Buff


No packing list could encompass every different type of weather you’re bound to encounter during your fishing adventures. I’ve fished in everything from swim trunks during a 100-degree day to full winter gear including a down jacket and waterproof gloves while chasing steelhead on a chilly morning. But there is one piece of clothing that always seems to have a part to play: a multifunctional neck gaiter called a buff. Buffs are lightweight, extremely packable, and can be used year-round. In the wintertime, buffs can be used as a facemask to block wind and stay warm. During summer months when the sun beats down, buffs can be used for UV protection and can be wet down for an easy way to cool off.

Figuring out the right clothing for a fishing trip can mean the difference between a bad day and a great one. We’ve all driven two hours to our favorite spot only to realize that it’s starting to rain and we left our rain jacket at home. Each fishing trip is different and planning out the perfect packing list can be half the fun. While a buff isn’t going to keep you dry in a rainstorm, it’s a great piece of gear to always keep in your pack.


Multi-tool


Every outdoorsperson has their favorite multi-tool or pocketknife that goes with them everywhere, and it’s no different for anglers. A well-designed multi-tool can replace various tools such as knives, nippers, pliers and hook removers. I clip my multi-tool on my fishing pack so it’s close at hand at any moment. Even for something as simple as crimping a barbed hook or cutting the tag of a freshly tied knot, having one tool to turn to can be a huge benefit.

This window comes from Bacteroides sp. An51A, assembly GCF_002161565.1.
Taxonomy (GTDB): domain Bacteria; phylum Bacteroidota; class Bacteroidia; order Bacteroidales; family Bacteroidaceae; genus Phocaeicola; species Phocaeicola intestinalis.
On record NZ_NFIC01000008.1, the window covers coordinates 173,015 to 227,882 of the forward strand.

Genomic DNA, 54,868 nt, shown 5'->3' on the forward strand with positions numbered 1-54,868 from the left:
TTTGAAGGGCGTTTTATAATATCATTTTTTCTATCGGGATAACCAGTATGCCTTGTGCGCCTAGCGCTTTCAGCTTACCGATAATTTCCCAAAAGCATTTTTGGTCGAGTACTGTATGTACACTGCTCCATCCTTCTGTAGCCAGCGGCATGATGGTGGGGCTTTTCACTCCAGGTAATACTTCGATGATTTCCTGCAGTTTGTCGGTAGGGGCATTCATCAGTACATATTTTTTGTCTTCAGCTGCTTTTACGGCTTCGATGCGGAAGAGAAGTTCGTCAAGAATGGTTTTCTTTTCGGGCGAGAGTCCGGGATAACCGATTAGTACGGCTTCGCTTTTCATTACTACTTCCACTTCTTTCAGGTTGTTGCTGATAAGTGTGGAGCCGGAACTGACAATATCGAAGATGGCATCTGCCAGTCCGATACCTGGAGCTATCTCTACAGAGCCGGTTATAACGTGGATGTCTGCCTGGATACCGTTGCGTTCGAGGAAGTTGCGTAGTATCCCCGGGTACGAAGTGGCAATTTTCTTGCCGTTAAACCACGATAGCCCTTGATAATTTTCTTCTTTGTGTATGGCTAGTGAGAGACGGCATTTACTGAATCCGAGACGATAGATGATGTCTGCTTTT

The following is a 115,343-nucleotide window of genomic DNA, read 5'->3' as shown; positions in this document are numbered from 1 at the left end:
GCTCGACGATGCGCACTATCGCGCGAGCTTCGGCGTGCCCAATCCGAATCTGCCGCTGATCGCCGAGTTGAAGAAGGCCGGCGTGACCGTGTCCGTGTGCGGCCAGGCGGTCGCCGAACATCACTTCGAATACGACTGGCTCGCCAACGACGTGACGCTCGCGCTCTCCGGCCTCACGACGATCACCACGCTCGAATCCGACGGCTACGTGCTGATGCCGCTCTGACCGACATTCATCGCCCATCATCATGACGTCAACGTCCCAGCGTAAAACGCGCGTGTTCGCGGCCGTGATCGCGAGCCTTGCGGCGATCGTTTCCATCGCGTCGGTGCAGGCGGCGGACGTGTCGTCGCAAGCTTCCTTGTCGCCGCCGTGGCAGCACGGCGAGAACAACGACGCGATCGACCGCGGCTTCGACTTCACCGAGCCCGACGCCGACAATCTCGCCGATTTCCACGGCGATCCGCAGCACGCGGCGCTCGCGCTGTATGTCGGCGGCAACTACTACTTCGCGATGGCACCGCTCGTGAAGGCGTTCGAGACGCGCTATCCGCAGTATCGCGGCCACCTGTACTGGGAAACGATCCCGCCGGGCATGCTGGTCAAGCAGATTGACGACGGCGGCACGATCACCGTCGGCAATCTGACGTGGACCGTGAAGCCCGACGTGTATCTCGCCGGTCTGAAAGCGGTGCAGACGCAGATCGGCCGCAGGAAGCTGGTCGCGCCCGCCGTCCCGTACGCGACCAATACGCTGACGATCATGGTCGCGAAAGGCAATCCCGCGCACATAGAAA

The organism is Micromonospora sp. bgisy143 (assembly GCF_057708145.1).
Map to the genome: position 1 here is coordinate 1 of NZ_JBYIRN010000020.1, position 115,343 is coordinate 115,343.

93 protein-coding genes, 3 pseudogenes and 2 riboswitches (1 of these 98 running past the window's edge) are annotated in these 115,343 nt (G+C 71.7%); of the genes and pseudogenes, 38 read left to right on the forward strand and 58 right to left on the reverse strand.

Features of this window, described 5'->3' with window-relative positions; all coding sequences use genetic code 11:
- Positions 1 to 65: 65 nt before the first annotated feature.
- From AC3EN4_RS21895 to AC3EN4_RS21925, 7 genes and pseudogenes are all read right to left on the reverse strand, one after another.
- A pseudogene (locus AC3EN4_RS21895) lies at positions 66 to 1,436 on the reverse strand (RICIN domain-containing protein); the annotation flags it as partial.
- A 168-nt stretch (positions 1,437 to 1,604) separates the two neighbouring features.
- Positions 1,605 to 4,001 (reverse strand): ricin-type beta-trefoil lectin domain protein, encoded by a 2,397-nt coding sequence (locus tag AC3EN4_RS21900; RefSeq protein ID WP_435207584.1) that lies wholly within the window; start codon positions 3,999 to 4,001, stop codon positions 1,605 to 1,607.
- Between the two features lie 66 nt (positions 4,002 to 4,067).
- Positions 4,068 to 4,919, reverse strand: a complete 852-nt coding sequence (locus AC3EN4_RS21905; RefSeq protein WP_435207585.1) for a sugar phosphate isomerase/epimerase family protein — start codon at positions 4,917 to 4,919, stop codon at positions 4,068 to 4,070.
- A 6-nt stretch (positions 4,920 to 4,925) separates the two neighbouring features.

Like many other enthusiasts, fisher-men and women have gained a reputation for being gear obsessed. We load ourselves down with the newest fishing equipment and accessories, even when we know we don’t need them. While new gear is always fun, simplifying your setup has obvious benefits. There is less to worry about – and less to worry about forgetting – which allows us to focus on the water in front of us and the fish underneath it. If you’re new to fishing, a good multi-tool is a convenient way to get the tools you need at a low cost. If you’re a seasoned pro, that same multi-tool might just be a way to break out of the gear cycle and get back to basics.

 



Packing List

  • Fishing gear such as rod, reel, and tackle
  • Rod and reel should be suitable to the type of fishing and species of fish
  • Tackle can include extra line, leaders, tackle boxes, and flies/lures
  • Appropriate attire depending on season and conditions
  • Waders
  • Buff
  • Fishing pack
  • Dry bag
  • Fishing Net
  • Polarized sunglasses
  • Suncreen, insect repellant, first aid kit
  • Multi-tool
  • Fishing license
  • Water and healthy snacks


Whether you’re tossing a line at your local lake for rainbow trout or traveling half-way around to world to in the pursuit of trophy tarpon, fishing is a great way to enjoy the great outdoors. With so many options, everyone can find the fishing adventure that works best for them. Hopefully we’ve presented at least one “a-ha!” item in the above packing list. Next time you’re packing for fishing, pull up this link from your bookmarks and make sure you’ve got everything you need. Did we forget your favorite piece of fishing gear? Let us know in the comments!